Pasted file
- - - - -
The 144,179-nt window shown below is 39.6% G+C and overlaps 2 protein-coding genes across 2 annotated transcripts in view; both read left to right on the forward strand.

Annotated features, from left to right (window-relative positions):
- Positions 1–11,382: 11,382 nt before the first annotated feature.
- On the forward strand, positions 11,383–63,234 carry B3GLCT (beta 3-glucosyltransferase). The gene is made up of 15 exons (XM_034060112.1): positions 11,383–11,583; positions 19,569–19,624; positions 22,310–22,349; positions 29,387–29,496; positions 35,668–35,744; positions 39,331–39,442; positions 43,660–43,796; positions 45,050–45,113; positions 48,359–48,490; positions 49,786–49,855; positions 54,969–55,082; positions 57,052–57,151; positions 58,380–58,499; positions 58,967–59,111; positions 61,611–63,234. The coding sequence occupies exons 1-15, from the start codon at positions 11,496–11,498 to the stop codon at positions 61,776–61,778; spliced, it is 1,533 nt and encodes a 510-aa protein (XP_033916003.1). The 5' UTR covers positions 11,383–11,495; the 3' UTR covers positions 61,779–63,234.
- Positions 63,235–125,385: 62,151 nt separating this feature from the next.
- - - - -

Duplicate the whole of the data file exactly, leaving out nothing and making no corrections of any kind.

The 144,179-nt window shown below is 39.6% G+C and overlaps 2 protein-coding genes across 2 annotated transcripts in view; both read left to right on the forward strand.

Annotated features, from left to right (window-relative positions):
- Positions 1–11,382: 11,382 nt before the first annotated feature.
- On the forward strand, positions 11,383–63,234 carry B3GLCT (beta 3-glucosyltransferase). The gene is made up of 15 exons (XM_034060112.1): positions 11,383–11,583; positions 19,569–19,624; positions 22,310–22,349; positions 29,387–29,496; positions 35,668–35,744; positions 39,331–39,442; positions 43,660–43,796; positions 45,050–45,113; positions 48,359–48,490; positions 49,786–49,855; positions 54,969–55,082; positions 57,052–57,151; positions 58,380–58,499; positions 58,967–59,111; positions 61,611–63,234. The coding sequence occupies exons 1-15, from the start codon at positions 11,496–11,498 to the stop codon at positions 61,776–61,778; spliced, it is 1,533 nt and encodes a 510-aa protein (XP_033916003.1). The 5' UTR covers positions 11,383–11,495; the 3' UTR covers positions 61,779–63,234.
- Positions 63,235–125,385: 62,151 nt separating this feature from the next.